On the 29th March, Buddhist Zen master, Thich Nhat Hanh, will arrive in London for the start of his short UK tour guiding followers in spiritual reflection and peaceful protest. I’ve been interested in Thich Nhat Hanh for a number of years, not just for his peace activism but also because his poem Call Me By My True Names seems to really encapsulate the ethos at the heart of The Forgiveness Project – namely that good and evil exist in us all.
Thich Nhat Hanh’s life of reflection has led him to believe that forgiveness is the key to creating a peaceful, just and sustainable world, and that “only when compassion is born in your heart, is it possible to forgive.”
The aspect of Thich Nhat Hanh’s teachings that has always interested me most is the way in which he reaches out to those who feel wounded by their parents. I don’t count myself as one of the wounded but it has always struck me that his approach to this aspect of our past is a lot more tender than some other voices out there in the field of human consciousness and spirituality. Caroline Myss, for example, describes revisiting childhood hurts and trauma as “woundology” informing her audiences that “trying to work out who hurt you as a child is not a spiritual path but a who-dun-it’.
Thich Nhat Hanh’s method – though more gentle – is just as direct. In the film The Power of Forgiveness, he is seen reciting his mediation for the “many angry sons and daughters”. In a soft, measured voice he instructs, in meditative breathing, a room full of people who want to move on: “breathing in I see myself as a 5-year-old child; breathing out I hold that 5-year-old child with tenderness. Breathing in I see my father as a 5-year-old boy; breathing out I smile to my father as a 5-year-old boy”. The point is that only when you are able to visualize your father as a fragile and vulnerable 5-year-old, can you begin to understand and feel compassion for the person he has become.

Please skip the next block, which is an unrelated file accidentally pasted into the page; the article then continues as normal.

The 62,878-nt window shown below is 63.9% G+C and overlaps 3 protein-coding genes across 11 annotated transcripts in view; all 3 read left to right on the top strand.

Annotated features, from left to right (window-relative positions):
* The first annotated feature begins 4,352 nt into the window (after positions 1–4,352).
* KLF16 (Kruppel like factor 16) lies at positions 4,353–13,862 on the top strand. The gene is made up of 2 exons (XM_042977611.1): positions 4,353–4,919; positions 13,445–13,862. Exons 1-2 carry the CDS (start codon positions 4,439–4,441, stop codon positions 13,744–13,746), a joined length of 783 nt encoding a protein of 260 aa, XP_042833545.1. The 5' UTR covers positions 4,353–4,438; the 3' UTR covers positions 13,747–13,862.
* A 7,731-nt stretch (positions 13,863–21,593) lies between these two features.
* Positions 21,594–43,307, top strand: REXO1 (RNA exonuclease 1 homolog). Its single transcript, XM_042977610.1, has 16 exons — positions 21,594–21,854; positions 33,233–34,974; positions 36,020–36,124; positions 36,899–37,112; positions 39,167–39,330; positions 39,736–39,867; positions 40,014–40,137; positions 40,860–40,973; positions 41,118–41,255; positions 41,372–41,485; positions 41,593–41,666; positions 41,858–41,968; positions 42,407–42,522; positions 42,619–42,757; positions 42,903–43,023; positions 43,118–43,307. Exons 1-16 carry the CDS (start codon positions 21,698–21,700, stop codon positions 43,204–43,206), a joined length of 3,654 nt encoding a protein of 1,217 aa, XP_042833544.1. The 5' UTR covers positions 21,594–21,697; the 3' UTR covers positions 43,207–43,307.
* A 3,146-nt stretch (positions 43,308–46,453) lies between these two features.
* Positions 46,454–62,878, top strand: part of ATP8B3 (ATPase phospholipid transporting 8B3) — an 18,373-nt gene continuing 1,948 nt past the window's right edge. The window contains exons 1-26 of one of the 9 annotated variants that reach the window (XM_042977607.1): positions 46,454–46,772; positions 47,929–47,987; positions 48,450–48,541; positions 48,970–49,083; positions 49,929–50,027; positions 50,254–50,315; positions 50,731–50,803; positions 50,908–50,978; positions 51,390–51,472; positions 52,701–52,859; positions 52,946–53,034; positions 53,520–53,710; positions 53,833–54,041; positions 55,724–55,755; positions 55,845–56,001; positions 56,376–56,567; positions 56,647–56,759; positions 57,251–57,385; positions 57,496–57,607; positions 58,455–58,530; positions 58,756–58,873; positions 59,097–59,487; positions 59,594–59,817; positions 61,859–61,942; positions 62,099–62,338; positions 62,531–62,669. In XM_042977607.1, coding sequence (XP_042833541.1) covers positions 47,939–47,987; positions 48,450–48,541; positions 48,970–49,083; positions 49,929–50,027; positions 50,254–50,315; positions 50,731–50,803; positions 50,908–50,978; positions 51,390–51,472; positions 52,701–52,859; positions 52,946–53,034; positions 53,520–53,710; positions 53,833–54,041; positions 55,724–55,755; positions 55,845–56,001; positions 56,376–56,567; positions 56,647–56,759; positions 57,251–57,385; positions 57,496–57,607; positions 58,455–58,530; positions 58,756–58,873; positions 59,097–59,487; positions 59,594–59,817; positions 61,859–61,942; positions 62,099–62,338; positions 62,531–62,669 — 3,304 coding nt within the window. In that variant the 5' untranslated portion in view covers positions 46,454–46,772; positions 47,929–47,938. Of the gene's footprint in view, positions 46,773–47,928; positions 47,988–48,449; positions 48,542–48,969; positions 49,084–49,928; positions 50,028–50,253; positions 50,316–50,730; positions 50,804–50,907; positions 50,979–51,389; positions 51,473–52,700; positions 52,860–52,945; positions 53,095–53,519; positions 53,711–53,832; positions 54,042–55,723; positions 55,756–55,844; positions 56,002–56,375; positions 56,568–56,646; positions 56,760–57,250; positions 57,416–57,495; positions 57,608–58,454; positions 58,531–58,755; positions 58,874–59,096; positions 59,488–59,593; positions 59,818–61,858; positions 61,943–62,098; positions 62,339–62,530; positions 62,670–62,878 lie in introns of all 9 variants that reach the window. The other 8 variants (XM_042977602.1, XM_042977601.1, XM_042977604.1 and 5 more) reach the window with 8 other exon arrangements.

Thich Nhat Hanh explains that you must move from this place of animosity because if you are full of anger you only cause more suffering to yourself as well as to the person you’re angry at –“that is why,” he concludes, “those who are wise do not want to do anything when in a place of anger. When you are calm and lucid, you see that the other person is a victim of confusion, of hate and of violence transmitted by society, by parents, by friends, by environment. And when you are able to do that you’re anger is no longer there.”
Thich Nhat Hanh is in the UK 29 March-10 April 2012, accompanied by monks and nuns from Plum Village. Organised by The Community of Interbeing UK, he will be in London to give a public talk at Southbank Centre’s Royal Festival Hall, lead Sit in Peace in Trafalgar Square and a conference-retreat for educators. There will be 5-day retreat for the public from 5-10 April at Nottingham University.